I remember reading a passage from one of Mindy Kaling’s books about her writing process. She said that her ratio of productive writing to wasting time is 1 to 7. “So for every 8-hour day of writing, there’s only one good, productive hour of work being done.”
I think, to some extent, every writer can relate to this. There’s too much information and content at our fingertips to avoid occasionally getting distracted by a raccoon eating grapes or a baby learning to walk.
ZenPen facilitates the kind of distraction-free writing that everyone needs. The site has no links or other information on it, just a block of text that explains how the site works when you first navigate onto the page. This text can be erased, and then you’re free to fill the page with your own words. You can create a target word count for yourself, and the site can be made full screen to really push distractions from your sight.
Writing can be one of the toughest activities to stay focused on, especially if it’s a long project or a topic you’re not particularly interested in.
Tomato Timer, however, breaks the writing process down into manageable sections. The site has three pre-set timers, a 25-minute one for working, a 5-minte short break, and a 10-minute long break. These times can be customized, as can the notifications you receive when each block of time ends.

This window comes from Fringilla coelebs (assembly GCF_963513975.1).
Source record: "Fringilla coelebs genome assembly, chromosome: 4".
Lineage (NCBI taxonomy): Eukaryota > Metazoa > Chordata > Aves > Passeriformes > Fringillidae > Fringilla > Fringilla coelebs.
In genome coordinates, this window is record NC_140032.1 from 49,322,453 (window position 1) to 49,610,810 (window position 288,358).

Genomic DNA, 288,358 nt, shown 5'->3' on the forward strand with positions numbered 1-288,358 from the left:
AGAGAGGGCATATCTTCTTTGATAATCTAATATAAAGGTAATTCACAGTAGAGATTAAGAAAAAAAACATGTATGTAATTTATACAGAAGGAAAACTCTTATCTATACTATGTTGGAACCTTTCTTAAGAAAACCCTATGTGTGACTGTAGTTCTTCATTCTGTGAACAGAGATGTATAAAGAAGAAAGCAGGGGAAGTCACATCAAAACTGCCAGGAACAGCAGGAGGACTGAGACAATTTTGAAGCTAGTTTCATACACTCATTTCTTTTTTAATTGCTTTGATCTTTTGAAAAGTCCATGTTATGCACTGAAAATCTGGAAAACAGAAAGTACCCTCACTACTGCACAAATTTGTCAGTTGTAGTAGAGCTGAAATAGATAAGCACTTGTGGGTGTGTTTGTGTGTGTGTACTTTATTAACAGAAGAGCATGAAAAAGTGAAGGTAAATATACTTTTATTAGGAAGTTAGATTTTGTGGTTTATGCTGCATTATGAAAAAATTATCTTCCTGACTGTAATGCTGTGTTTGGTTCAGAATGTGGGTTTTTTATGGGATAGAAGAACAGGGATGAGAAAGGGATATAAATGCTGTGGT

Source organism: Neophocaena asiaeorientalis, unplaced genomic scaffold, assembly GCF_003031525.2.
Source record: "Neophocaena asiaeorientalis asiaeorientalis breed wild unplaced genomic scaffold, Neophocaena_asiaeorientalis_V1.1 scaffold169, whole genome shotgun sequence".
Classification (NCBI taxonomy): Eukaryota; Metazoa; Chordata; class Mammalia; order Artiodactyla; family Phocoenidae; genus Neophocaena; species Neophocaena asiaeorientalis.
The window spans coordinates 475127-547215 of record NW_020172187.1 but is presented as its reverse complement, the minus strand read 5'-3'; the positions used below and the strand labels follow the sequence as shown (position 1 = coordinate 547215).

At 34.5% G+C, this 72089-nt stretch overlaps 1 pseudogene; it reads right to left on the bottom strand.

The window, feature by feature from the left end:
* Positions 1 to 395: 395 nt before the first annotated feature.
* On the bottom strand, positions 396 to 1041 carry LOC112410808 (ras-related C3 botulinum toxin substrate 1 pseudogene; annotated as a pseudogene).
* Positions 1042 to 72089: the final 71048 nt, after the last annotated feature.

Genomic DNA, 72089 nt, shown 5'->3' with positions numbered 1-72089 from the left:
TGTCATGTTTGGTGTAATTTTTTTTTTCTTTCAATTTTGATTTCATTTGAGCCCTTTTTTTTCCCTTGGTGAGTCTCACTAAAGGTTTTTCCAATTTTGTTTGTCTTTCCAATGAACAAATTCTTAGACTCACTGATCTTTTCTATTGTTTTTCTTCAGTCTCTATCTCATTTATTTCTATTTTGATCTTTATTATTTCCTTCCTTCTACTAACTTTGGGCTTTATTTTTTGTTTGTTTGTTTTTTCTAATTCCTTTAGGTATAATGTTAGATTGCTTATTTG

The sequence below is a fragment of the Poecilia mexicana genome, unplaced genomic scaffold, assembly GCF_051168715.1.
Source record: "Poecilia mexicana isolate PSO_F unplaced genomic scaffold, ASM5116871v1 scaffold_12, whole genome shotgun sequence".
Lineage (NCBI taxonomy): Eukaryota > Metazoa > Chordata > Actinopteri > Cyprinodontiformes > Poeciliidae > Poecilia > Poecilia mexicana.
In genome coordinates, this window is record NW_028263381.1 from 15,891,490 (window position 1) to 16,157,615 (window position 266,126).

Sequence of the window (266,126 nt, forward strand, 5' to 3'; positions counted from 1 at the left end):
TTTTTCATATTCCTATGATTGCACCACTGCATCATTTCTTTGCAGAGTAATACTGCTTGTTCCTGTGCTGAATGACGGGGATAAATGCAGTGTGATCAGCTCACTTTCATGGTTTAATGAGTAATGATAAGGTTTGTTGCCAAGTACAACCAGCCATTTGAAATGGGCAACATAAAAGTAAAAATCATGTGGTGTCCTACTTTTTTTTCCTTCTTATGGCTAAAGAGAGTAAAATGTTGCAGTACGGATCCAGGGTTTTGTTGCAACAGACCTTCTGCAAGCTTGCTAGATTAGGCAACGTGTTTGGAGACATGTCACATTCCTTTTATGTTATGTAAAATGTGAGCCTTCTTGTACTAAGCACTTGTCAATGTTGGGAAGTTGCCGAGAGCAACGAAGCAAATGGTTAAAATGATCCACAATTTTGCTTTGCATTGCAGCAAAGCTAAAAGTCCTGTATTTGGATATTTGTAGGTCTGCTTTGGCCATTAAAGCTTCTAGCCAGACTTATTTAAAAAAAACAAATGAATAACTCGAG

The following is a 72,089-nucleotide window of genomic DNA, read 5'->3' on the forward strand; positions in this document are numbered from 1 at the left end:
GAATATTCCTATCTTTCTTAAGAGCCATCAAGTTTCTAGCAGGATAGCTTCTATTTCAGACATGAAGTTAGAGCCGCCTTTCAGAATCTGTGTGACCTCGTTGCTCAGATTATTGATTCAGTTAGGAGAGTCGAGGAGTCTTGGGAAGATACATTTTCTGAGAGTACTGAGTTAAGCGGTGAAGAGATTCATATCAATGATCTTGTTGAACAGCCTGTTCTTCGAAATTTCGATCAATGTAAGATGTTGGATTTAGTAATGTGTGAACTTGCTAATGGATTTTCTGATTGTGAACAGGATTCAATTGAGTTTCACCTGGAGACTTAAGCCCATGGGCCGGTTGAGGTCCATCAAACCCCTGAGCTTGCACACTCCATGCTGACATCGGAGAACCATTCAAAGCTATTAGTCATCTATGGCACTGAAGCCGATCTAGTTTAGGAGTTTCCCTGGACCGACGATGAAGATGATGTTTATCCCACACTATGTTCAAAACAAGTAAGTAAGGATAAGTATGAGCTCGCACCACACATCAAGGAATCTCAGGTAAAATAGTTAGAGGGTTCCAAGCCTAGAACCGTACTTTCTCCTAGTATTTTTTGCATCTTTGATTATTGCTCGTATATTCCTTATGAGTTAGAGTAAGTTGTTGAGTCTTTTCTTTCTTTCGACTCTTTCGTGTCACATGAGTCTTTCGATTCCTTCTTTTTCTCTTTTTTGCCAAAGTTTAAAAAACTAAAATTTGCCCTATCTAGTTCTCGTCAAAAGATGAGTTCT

This site draws off the Pomodoro technique, which recommends 25-minute periods of work, punctuated by a 3-5-minute break. If the task isn’t done after one 25-minute block, the person should return to it for another 25 minutes. After four of these 25-minute blocks, referred to as the Pomodoro, the person should take a 15-30-minute break. This technique is meant to promote focus, measurable progress, and the accomplishment of goals.
Similar to ZenPen, the Hemingway App has a very simple interface, featuring a white screen populated by informative text that can be removed and replaced by the user’s own writing. There are two modes, writing and editing.